The British Gas Company’s Strategy Management

Introduction

British Gas, a renowned provider of energy in the UK, is among six of the most affluent of its kind in the country. The company serves millions of homes; it focuses on the price and place strategy. In essence, it strives at increasing demand by being close to its customers both physically and virtually. Besides, it achieves the same by reducing the prices of its products and services, especially when global oil and gas prices reduce.

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The company, a subsidiary of Centrica, faces competition within and outside the UK from multinationals such as BP and Kobil among others (McDonald, Burton, Walton, Dowling, & Decieri 2002, p. 179). Within the UK, it faces competition from five others including EDF and E.On. Each company formulates a strategy that makes the individual members comfortable while promoting growth. Strategies should also change depending on the competitive environment.

At the microeconomics levels, individual contribute towards the growth of British Gas by purchasing its products and services. In return, the company contributes towards macroeconomic growth through tax payment and adherence to national business standards set in the UK (Effects of tax increases on the oil industry 2007, p. 34). Companies that meet consumer needs rarely worry about competitors, but they always have to ensure that service delivery remains top notch in order to retain the customer base. Besides differentiation and customer satisfaction, the paper discusses other elements of strategy that British Gas uses in order to succeed in the rivalled energy sector in the UK.

General environment

Industry analysis

UK remains one of the most expensive countries to live in around the world. In most cases, the country acquires over 85% of its national oil and gas resources from the Middle East and the Persian Gulf. With a production level of about 48 to 51 million cubic metres production of natural gas and oil, the United Kingdom meets the demands of the local population.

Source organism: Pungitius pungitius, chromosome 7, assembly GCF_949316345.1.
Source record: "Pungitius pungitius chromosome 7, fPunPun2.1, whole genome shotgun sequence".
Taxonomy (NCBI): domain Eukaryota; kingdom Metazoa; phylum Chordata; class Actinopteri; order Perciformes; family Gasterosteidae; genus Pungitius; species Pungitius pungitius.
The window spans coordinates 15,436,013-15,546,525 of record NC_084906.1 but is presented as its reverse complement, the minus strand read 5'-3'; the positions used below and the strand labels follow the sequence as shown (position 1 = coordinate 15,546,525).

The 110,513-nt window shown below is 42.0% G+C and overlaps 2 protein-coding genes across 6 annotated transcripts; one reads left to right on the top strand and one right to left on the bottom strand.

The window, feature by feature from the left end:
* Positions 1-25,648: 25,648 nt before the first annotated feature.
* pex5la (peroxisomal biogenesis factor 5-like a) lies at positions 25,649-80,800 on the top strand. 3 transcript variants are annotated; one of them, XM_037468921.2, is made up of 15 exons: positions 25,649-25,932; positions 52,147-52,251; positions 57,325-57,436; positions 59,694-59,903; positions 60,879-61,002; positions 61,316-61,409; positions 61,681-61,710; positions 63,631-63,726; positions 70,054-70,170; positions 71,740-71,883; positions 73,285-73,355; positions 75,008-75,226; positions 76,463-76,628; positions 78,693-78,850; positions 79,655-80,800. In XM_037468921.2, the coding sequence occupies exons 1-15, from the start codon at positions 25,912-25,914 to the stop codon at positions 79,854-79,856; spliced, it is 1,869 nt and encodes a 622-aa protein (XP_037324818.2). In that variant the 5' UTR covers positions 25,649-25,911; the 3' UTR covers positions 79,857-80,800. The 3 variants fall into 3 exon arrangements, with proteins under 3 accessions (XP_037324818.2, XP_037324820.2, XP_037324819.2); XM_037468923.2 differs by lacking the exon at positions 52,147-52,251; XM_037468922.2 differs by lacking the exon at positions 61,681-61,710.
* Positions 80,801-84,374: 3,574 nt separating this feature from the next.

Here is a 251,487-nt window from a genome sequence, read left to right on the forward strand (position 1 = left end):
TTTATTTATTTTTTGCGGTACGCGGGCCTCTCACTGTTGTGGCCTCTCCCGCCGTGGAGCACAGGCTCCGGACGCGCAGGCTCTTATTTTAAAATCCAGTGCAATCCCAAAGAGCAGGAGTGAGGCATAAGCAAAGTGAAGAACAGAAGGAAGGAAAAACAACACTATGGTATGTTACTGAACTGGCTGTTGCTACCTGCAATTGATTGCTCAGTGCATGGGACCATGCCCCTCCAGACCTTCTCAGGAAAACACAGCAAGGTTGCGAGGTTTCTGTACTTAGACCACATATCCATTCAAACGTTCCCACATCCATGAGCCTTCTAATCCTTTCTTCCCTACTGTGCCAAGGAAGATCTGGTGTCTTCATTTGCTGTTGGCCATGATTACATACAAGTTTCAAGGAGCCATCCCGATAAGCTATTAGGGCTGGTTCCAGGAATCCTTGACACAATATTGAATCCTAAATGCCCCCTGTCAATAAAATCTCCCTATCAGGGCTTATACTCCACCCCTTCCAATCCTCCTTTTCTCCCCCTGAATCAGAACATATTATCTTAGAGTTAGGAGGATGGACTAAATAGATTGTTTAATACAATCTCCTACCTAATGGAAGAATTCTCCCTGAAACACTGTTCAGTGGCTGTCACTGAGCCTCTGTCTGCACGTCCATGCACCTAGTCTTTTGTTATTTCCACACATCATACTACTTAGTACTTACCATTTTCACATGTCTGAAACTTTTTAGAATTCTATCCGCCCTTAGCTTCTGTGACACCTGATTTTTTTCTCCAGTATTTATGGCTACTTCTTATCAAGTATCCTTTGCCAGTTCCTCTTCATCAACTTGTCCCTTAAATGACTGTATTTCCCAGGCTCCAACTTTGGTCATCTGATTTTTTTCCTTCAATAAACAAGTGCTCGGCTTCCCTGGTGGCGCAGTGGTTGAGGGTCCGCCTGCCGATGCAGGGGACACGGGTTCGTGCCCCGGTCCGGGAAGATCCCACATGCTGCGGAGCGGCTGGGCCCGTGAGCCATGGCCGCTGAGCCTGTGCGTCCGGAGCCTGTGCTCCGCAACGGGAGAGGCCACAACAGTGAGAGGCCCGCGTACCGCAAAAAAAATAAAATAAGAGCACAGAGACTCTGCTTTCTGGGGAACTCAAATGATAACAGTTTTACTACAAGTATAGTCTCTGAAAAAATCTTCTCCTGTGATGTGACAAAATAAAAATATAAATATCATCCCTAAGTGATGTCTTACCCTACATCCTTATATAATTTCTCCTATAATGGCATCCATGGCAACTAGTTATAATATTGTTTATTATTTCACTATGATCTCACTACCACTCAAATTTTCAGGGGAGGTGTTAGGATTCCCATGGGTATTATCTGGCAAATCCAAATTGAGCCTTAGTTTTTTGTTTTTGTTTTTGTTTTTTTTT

Recently, the demand for oil and gas increased, making most customers turn away from the domestic markets including British Gas. They opted for foreign companies that offered almost 230 Euros less in cost. The cost of gas and other products in the UK largely depend on its quality since the cost incurred during production increases. Normally, companies set the prices after taking care of the production costs and ensuring that they can make profits from the sales. The UK deals in surveys, drilling, and production of oil and gas, enabling the country to invest heavily in underground subsea technology for the oil and gas pipelines.

Currently, over 380 companies distribute oil and gas products while about 18 others ensure that they drill and survey oil offshore (UK offshore oil and gas: First report of session 2008-09 2009, p. 12). Since the UK has a high population of affluent and middle-class people, resources are likely to be very expensive because salaries are equally high. The same trend affects the way people deal with supply and demand issues. Notably, the situation explains why the country has to import oil and gas resources today in comparison to the 1980s and 1990s, in which it exported the products to other countries.

The competitive environment and the value chain

Structural analysis

The competitive environment

The Porters five model of environmental analysis discusses elements within the environment that give organisations reasons to attain a competitive edge. The following illustration gives details to aspects of the discussion in relation to the positioning of BG in the rivalled business environment.

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The competitive environment

Suppliers